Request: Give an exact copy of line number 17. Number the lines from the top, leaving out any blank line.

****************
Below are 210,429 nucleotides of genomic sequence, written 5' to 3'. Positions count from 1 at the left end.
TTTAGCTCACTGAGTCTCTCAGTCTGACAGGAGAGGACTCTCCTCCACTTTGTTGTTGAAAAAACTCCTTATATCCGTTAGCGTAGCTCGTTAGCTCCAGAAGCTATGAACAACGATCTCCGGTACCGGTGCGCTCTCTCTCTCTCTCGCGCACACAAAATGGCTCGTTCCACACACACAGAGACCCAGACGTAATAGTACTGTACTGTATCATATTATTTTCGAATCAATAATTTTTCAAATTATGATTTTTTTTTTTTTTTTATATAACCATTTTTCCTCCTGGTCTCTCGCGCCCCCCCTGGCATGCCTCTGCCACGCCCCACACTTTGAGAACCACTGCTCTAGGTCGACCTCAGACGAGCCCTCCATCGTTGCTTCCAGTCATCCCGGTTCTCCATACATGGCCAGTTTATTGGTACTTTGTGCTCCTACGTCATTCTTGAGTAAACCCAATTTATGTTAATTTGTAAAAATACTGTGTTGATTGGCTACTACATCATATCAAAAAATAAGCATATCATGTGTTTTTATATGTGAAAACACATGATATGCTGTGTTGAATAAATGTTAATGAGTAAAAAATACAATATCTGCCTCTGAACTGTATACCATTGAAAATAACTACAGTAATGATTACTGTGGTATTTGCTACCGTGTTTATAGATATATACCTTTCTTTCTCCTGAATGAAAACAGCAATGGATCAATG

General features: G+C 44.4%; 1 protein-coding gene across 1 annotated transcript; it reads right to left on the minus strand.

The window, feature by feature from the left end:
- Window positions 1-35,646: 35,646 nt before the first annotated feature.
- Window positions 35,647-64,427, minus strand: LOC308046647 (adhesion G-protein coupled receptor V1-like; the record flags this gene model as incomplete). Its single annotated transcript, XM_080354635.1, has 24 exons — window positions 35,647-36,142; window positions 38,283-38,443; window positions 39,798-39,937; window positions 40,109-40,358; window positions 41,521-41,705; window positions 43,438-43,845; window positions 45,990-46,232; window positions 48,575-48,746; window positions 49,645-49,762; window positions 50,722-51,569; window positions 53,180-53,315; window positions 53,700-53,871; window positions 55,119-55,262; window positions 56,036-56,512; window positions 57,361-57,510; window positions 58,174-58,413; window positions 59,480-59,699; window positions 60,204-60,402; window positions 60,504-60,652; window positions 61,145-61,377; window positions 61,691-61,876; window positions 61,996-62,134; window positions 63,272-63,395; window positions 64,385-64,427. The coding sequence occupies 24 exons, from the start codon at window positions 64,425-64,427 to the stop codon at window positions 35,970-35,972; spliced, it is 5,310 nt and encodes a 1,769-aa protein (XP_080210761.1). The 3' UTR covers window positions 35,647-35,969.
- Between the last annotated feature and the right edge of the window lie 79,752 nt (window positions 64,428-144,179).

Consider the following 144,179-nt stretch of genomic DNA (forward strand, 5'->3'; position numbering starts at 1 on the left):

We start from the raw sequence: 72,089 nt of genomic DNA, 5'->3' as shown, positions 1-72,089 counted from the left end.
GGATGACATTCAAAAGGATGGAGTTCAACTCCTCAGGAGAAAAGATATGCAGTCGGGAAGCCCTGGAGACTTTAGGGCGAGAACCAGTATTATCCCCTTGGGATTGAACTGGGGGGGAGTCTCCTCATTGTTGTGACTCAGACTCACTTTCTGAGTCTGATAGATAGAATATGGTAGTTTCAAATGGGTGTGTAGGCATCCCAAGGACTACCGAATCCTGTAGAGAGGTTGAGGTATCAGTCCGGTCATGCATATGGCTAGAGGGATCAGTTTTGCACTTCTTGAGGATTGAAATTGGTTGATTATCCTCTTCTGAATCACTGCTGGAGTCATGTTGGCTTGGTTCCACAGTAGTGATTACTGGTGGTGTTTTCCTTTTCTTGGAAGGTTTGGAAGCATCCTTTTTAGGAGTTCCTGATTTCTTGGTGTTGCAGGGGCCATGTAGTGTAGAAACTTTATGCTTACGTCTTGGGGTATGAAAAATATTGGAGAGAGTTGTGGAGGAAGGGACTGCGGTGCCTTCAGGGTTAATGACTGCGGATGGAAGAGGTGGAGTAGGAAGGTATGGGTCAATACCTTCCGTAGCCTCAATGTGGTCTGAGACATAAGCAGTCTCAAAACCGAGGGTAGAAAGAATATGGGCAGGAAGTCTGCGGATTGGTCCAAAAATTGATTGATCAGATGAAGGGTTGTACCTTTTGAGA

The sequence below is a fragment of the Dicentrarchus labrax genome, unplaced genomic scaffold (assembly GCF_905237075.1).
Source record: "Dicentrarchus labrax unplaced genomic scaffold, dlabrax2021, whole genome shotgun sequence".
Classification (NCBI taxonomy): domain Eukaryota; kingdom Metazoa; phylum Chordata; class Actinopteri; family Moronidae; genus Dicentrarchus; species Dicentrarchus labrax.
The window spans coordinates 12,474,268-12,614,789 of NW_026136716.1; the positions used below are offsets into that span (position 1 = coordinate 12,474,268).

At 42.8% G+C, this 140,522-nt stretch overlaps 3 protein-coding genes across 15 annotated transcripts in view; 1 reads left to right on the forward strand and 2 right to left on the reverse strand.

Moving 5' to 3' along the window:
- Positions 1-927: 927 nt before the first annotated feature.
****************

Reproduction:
- Positions 1-927: 927 nt before the first annotated feature.